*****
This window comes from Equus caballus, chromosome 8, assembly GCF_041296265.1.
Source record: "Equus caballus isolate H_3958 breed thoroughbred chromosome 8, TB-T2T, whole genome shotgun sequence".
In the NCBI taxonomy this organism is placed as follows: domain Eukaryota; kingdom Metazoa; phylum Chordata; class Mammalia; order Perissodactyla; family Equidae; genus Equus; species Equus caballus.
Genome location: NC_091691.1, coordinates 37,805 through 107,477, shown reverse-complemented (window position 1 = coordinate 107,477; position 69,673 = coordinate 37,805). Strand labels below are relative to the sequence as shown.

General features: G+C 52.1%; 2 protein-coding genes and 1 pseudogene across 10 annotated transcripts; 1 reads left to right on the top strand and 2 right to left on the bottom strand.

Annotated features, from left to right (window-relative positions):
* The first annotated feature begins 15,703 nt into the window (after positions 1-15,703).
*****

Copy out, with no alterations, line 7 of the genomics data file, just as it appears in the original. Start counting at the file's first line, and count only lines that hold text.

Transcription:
* The first annotated feature begins 15,703 nt into the window (after positions 1-15,703).